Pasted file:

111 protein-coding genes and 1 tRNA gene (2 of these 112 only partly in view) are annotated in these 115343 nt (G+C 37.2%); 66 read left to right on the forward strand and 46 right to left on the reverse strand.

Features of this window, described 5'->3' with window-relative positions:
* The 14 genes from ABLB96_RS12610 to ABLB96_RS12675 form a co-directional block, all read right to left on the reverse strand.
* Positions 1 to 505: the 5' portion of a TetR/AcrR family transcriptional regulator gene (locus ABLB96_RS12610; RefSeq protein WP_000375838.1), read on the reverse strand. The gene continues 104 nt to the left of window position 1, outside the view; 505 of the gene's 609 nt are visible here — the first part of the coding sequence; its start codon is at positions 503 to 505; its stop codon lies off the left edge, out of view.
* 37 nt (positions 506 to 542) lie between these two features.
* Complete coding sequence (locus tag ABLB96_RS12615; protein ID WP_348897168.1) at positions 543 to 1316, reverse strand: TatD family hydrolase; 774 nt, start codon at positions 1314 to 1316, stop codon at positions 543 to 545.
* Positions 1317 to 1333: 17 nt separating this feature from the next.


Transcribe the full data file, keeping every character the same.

111 protein-coding genes and 1 tRNA gene (2 of these 112 only partly in view) are annotated in these 115343 nt (G+C 37.2%); 66 read left to right on the forward strand and 46 right to left on the reverse strand.

Features of this window, described 5'->3' with window-relative positions:
* The 14 genes from ABLB96_RS12610 to ABLB96_RS12675 form a co-directional block, all read right to left on the reverse strand.
* Positions 1 to 505: the 5' portion of a TetR/AcrR family transcriptional regulator gene (locus ABLB96_RS12610; RefSeq protein WP_000375838.1), read on the reverse strand. The gene continues 104 nt to the left of window position 1, outside the view; 505 of the gene's 609 nt are visible here — the first part of the coding sequence; its start codon is at positions 503 to 505; its stop codon lies off the left edge, out of view.
* 37 nt (positions 506 to 542) lie between these two features.
* Complete coding sequence (locus tag ABLB96_RS12615; protein ID WP_348897168.1) at positions 543 to 1316, reverse strand: TatD family hydrolase; 774 nt, start codon at positions 1314 to 1316, stop codon at positions 543 to 545.
* Positions 1317 to 1333: 17 nt separating this feature from the next.